IRS Ends Unannounced Revenue Officer Visits to Taxpayers
As part of a larger transformation effort, the IRS has announced a major policy change that will end most unannounced visits to taxpayers by agency revenue officers to reduce public confusion and enhance overall safety measures for taxpayers and employees.
The change reverses a decades-long practice by IRS revenue officers, the unarmed agency employees whose duties include visiting households and businesses to help taxpayers resolve their account balances by collecting unpaid taxes and unfiled tax returns. Effective immediately, unannounced visits will end except in a few unique circumstances and will be replaced with mailed letters to schedule meetings.
IRS Commissioner Danny Werfel announced the change as part of a larger effort to transform IRS operations following passage of the Inflation Reduction Act last year and the creation of the new IRS Strategic Operating Plan in April.
"We are taking a fresh look at how the IRS operates to better serve taxpayers and the nation, and making this change is a common-sense step," Werfel said. "Changing this long-standing procedure will increase confidence in our tax administration work and improve overall safety for taxpayers and IRS employees."
The National Treasury Employees Union (NTEU) supports the policy change.
"NTEU welcomes the IRS decision to halt unannounced visits by IRS Field Collection employees," said Tony Reardon, National President of the National Treasury Employees Union "The safety of IRS employees is of paramount importance and this decision will help protect those whose jobs have only grown more dangerous in recent years because of false, inflammatory rhetoric about the agency and its workforce. We applaud Commissioner Werfel's quick action after hearing the safety concerns raised by NTEU leaders and IRS Field Collection employees who faced dangerous situations that put their safety at risk. We look forward to working with the IRS on this and other actions to protect the safety of all IRS employees."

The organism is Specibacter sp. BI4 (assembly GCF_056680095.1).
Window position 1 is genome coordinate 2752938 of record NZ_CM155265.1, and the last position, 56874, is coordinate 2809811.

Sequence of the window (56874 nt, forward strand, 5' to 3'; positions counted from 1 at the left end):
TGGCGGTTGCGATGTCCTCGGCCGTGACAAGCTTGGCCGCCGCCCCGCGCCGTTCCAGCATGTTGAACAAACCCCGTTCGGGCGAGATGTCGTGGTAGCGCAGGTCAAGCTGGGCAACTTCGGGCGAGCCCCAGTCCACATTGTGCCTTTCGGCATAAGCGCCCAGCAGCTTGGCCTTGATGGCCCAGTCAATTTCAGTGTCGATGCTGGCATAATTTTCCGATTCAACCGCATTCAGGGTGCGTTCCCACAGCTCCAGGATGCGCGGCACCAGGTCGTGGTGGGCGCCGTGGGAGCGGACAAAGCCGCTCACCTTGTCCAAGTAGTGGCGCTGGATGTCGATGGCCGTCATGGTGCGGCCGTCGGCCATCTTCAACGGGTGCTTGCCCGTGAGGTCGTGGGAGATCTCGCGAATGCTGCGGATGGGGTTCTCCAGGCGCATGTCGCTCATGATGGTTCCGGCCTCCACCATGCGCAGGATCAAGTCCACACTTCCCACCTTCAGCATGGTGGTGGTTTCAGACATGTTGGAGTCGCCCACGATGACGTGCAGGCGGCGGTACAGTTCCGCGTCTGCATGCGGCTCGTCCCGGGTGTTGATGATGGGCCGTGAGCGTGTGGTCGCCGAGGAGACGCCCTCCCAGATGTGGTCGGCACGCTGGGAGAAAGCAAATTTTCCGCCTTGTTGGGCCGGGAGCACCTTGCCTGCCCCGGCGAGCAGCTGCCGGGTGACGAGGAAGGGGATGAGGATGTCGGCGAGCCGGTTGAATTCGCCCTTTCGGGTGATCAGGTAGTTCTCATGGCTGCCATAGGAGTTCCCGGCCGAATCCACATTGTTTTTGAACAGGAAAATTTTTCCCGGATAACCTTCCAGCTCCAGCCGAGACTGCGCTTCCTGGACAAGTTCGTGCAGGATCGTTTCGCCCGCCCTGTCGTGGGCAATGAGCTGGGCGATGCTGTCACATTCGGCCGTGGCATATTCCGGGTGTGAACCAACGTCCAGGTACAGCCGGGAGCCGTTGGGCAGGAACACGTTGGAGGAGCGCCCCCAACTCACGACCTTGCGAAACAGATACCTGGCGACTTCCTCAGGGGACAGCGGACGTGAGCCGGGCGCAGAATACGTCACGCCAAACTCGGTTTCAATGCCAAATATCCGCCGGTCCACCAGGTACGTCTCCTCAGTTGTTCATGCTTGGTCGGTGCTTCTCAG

Werfel also noted that there have been increased security concerns in recent years on multiple fronts. The growth in scam artists bombarding taxpayers has increased confusion about home visits by IRS revenue officers. Sometimes scam artists appear at the door posing as IRS agents, creating confusion for not just the taxpayers living there but local law-enforcement.
For IRS revenue officers, these unannounced visits to homes and businesses presented risks. Revenue officers routinely faced hazards and uncertainty making unannounced visits to attempt to resolve delinquent tax matters.
"These visits created extra anxiety for taxpayers already wary of potential scam artists," Werfel said. "At the same time, the uncertainty around what IRS employees faced when visiting these homes created stress for them as well. This is the right thing to do and the right time to end it."
The change reflects the ongoing evolution of tax administration work taking place. Werfel noted that funding under the Inflation Reduction Act will add more staffing for compliance work. The IRS continues to focus on key areas, such as high-income taxpayers with tax issues, as efforts continue on transforming the IRS. Improved analytics will also help IRS compliance efforts focus on those with the most serious tax issues.
"We have the tools we need to successfully collect revenue without adding stress with unannounced visits," Werfel said. "The only losers with this change in policy are scammers posing as the IRS."
Taxpayers can expect appointment letters; limited situations where unannounced visits will occur
In place of the unannounced visits, revenue officers will instead make contact with taxpayers through an appointment letter, known as a 725-B, and schedule a follow-up meeting. This will help taxpayers feel more prepared when it is time to meet.
Taxpayers whose cases are assigned to a revenue officer will now be able to schedule face-to-face meetings at a set place and time, with the necessary information and documents in hand to reach resolution of their cases more quickly and eliminate the burden of multiple future meetings.
The IRS noted there will still be extremely limited situations where unannounced visits will occur. These rare instances include service of summonses and subpoenas; and also sensitive enforcement activities involving seizure of assets, especially those at risk of being placed beyond the reach of the government. To put this in perspective, these types of situations typically number less than a few hundred each year – a small fraction compared to the tens of thousands of unannounced visits that typically occurred annually under the old policy.
The IRS will be updating IRS.gov and internal guidance in the months ahead. The agency also reminds taxpayers with unpaid tax bills that there are several options available to help them with their balance due.
These changes come as part of the IRS Strategic Operating Plan, which was unveiled in April. With 10-year funding available from last year's Inflation Reduction Act, the IRS has set in motion an effort to transform the agency to improve taxpayer service, add fairness to tax compliance efforts and modernize technology to better serve taxpayers, tax professionals and the nation.